In the 1990s, a researcher named Kris Pister dreamed up a wild future in which people would sprinkle the Earth with countless tiny sensors, no larger than grains of rice. These “smart dust” particles, as he called them, would monitor everything, acting like electronic nerve endings for the planet. Fitted with computing power, sensing equipment, wireless radios and long battery life, the smart dust would make observations and relay mountains of real-time data about people, cities and the natural environment. Now, a version of Pister’s smart dust fantasy is starting to become reality. “It’s exciting. It’s been a long time coming,” said Pister, a computing professor at the University of California, Berkeley. “I coined the phrase 14 years ago. So smart dust has taken a while, but it’s finally here.” Maybe not exactly how he envisioned it. But there has been progress. The latest news comes from the computer and printing company Hewlett-Packard, which recently announced it’s working on a project it calls the “Central Nervous System for the Earth.” In coming years, the company plans to deploy a trillion sensors all over the planet.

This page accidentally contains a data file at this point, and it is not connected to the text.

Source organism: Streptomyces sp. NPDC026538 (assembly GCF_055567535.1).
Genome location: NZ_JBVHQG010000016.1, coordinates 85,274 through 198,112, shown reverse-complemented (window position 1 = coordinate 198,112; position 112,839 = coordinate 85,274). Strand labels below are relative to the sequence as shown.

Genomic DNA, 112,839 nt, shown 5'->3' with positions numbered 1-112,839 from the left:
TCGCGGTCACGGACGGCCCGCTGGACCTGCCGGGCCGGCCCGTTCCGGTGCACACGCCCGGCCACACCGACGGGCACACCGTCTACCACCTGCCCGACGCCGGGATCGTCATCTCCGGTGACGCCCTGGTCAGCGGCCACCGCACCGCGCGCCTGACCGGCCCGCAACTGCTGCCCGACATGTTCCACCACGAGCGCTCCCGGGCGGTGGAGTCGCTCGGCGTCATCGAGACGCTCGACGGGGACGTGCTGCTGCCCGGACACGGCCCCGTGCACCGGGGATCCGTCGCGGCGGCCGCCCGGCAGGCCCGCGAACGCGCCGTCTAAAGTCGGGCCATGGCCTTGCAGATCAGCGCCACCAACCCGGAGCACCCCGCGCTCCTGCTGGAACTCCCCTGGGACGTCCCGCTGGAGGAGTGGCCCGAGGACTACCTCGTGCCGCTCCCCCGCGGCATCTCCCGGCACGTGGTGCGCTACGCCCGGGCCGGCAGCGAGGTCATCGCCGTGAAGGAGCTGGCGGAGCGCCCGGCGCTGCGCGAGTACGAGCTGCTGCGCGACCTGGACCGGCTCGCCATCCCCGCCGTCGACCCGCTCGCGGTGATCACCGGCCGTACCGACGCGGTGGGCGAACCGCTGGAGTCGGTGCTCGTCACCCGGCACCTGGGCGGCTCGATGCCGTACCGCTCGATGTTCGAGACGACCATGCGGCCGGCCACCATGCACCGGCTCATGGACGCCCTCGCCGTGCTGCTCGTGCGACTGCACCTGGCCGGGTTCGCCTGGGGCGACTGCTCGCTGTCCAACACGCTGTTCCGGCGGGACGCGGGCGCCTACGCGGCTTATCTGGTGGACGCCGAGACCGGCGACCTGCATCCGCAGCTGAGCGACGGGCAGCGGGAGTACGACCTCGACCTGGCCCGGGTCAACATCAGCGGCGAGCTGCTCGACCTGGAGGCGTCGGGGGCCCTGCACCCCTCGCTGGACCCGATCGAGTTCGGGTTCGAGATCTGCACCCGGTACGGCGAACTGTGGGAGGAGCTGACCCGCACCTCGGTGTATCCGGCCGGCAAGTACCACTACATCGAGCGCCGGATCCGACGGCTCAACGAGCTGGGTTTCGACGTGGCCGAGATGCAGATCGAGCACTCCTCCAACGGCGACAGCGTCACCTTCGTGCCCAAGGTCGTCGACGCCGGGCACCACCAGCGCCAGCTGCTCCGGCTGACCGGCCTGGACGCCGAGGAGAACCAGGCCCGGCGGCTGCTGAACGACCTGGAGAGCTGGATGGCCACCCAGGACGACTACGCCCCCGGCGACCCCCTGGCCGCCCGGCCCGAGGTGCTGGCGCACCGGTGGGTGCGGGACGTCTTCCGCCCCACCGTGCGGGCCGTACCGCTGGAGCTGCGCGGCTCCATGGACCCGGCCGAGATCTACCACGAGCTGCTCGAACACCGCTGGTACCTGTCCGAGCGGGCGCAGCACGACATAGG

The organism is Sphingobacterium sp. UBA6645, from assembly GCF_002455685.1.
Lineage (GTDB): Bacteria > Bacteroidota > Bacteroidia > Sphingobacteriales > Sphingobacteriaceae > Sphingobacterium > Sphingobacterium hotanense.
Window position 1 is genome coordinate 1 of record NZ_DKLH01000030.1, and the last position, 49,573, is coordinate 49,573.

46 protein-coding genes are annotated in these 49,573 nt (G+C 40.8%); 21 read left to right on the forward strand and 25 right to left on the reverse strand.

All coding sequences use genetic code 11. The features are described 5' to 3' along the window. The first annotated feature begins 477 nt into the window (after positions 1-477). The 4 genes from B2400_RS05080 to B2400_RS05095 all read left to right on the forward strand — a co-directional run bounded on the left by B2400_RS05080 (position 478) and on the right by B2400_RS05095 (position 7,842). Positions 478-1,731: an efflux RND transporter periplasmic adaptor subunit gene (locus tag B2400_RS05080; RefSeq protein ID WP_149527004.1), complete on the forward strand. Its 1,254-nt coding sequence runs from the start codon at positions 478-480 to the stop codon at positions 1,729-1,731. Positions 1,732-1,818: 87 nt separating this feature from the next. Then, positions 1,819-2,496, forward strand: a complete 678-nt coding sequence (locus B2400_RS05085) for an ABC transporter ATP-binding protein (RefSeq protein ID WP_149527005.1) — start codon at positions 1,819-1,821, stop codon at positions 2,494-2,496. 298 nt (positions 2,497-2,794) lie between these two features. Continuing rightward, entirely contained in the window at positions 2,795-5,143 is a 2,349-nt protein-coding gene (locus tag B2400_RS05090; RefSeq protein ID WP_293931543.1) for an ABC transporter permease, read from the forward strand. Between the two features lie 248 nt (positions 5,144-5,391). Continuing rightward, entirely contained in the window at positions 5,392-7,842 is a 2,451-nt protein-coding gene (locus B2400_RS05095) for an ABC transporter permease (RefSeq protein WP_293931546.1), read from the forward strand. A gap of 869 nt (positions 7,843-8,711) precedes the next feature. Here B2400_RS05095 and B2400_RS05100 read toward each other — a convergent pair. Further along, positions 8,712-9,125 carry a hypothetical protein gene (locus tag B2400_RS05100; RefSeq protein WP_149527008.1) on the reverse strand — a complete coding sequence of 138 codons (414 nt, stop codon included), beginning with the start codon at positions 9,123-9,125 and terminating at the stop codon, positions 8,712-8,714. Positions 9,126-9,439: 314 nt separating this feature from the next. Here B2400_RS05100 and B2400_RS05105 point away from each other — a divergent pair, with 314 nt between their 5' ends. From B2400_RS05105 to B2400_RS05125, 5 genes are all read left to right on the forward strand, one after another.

The wireless devices would check to see if ecosystems are healthy, detect earthquakes more rapidly, predict traffic patterns and monitor energy use. The idea is that accidents could be prevented and energy could be saved if people knew more about the world in real time, instead of when workers check on these issues only occasionally.

 

http://www.dailytech.com/IBM+Patent+Application+Describes+Intelligent+Stop+Lights+That+Turn+Off+Cars/article18514.htm

Running red lights and failure to stop leads to untold numbers of traffic accidents around the world. Sitting at a red light with cars idling also burns fuel that really isn’t needed.

IBM has filed a patent application that outlines a system that would turn the motors of a car off at a traffic light to conserve fuel. Few will take issue with green technology that conserves fuel, saves them money, and reduces pollution. However, there is a dark side to the patent application that privacy advocates will not like.